January 31, 2018
Deadline to send out W-2 for your employees and 1099s for your contractors, and file to the IRS (either electronically or on paper). This document explains the difference between employees and independent contractors from an IRS point of view.
Who’s it for?
Form W-2: If your business has employees, you will need to submit copies of their W-2s to the IRS.
Form 1099: If your business employs independent contractors, you will need to submit copies of their 1099s to the IRS. (Read below for exceptions.) Here’s how to prepare 1099s for your contractors.
- To determine which form to send, reference this 1099 vs. W-2 calculator.
- Beginning with 2016 tax returns, the IRS has changed filing deadlines for W-2s and 1099s, combining them into a single deadline earlier in the year.
- If you’re filing Form 1099-MISC and Box 7 (Nonemployee Compensation) is empty, you may file the return on February 28.
February 15th, 2018
Deadline to Give 1099s to all 1099 contractors who received payment in 2017
February 28, 2018
Deadline for mailing mail out Forms 1099 to the IRS on paper. (Provided you’re not required to meet the earlier February 1 deadline.)
Who’s it for?
Form 1099: If your business employs independent contractors, you will need to submit copies of their 1099s to the IRS.
March 15, 2018
Deadline for corporate tax returns: Forms 1120S, and 1065.
Who’s it for?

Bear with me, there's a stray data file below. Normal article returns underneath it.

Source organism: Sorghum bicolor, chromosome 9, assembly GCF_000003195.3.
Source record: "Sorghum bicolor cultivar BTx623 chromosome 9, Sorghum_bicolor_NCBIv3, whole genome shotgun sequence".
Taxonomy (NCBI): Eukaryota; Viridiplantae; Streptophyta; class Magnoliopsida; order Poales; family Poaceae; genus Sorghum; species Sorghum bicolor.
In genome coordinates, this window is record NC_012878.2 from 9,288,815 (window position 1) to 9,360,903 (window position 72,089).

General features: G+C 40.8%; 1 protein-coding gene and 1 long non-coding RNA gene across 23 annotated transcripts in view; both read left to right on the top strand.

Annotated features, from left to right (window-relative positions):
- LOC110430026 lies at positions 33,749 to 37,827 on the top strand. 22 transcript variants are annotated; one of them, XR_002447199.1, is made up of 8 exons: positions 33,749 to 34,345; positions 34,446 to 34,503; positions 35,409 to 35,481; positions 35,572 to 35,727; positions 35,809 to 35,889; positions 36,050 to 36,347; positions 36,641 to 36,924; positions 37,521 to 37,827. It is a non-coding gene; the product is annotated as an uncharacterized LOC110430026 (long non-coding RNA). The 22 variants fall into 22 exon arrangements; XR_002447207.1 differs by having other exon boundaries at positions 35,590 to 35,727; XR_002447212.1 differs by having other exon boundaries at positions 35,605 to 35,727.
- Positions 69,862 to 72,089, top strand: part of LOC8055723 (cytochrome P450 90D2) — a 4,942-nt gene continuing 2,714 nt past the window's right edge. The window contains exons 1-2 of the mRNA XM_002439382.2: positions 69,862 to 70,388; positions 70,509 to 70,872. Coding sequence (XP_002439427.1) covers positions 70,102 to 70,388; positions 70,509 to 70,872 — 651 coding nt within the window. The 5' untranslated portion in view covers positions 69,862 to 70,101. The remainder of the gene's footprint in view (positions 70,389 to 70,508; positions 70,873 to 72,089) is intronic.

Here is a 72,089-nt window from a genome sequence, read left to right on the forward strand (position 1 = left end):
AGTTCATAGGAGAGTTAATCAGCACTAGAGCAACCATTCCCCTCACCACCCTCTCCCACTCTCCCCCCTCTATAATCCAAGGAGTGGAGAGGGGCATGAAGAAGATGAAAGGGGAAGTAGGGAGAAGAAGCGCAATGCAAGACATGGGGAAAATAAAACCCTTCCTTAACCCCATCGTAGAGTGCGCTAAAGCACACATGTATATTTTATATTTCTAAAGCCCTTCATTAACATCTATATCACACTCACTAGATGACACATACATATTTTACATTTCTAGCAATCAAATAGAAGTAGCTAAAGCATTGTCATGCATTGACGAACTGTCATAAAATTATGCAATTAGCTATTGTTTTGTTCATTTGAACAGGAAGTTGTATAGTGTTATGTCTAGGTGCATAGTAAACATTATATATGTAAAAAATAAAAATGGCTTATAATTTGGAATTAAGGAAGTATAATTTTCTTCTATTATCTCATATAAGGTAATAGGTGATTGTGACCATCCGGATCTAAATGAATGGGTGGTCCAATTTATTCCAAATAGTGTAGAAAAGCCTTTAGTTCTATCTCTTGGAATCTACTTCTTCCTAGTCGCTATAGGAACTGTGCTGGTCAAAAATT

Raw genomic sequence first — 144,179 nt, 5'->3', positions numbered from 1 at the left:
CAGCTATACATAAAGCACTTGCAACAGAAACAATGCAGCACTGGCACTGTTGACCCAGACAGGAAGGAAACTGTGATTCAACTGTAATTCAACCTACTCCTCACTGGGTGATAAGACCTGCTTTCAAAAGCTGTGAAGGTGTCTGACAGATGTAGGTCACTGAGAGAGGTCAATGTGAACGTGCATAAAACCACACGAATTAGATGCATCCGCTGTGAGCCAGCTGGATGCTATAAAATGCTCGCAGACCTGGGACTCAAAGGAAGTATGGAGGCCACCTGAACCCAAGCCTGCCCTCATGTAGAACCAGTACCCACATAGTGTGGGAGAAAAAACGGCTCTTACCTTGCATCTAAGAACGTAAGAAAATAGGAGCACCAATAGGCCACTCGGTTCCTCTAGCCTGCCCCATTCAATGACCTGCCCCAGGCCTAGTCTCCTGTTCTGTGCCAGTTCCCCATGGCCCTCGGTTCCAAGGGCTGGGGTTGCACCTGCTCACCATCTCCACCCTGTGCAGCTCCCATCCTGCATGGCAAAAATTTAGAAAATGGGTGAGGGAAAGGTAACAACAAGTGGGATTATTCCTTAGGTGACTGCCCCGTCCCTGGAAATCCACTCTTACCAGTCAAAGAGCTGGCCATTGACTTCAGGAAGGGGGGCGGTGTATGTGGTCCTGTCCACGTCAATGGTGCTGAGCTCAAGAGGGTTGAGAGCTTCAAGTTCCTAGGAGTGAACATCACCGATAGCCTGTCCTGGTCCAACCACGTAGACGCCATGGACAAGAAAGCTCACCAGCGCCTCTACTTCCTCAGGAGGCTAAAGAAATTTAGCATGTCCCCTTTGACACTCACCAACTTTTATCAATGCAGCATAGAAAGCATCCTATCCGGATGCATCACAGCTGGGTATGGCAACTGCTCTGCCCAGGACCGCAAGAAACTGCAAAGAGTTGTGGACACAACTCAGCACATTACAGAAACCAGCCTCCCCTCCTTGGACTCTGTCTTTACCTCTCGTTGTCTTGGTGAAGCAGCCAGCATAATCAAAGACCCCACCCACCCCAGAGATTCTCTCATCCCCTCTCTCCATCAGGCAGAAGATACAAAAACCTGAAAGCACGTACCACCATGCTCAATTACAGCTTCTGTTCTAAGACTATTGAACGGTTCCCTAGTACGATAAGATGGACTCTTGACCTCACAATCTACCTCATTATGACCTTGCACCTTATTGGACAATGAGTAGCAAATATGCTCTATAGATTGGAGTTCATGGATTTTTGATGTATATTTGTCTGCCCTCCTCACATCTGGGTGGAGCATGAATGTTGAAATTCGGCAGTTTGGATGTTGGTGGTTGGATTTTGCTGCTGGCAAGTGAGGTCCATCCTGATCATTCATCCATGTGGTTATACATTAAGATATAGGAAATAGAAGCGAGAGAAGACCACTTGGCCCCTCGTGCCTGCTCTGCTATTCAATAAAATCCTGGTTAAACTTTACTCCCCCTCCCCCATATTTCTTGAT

Form 1120S: If you’re an S-corporation (S-corp), which means that the profits and losses of the S corp are passed through to each shareholder’s tax return.
Form 1065: If your business is in a partnership, which means that the profits and losses of the partnership are passed through to each partner’s tax return.
- This is also the final deadline to request a 6-month automatic extension. To do so, you must file Form 7004 and cite an estimated tax.
- If you want to register your business as an S-corporation beginning in the 2018 calendar year, you must file Form 2553 by this date.
- Read more about the difference between C-corp and S-corp.
March 31, 2018
Deadline for electronic filing of Forms 1098 and 1099s (with the exception of 1099-MISC).
April 17, 2018
For self-employed individuals:
Deadline for individual tax returns using Forms 1040, 1040A, 1040EZ.
Form 1120: If you’re a C-corporation (C-corp), which is subject to double taxation. A C-corp files a tax return and pays taxes on profits. After-tax profits may be paid to shareholders in the form of a dividend. Dividend income is taxed on the shareholder’s tax return. As a result, C-corp earnings are taxed twice.
This is also the final date to make payments for the 2017 calendar year, and to deposit the first installment of taxes for 2018. Deadline for 1st quarter estimated tax payments for 2018.
- Last day to make a contribution to your traditional IRA, Roth IRA, Health Savings Account, SEP-IRA, or solo 401(k) for the 2017 tax year.
- Individuals: To request an automatic 6-month extension, file Form 4868.
Who’s it for?
Forms 1040, 1040A, 1040EZ: If you’re an individual filing your earnings for 2017.
April 22, 2018
Deadline for resubmitting or paper-filing a rejected federal return that was originally e-filed by the April 17 deadline, if you did not file an extension.
Note: Although October 20 is the last day to resubmit a rejected return, taxpayers who owe taxes and want to avoid the late-filing penalty have until April 22.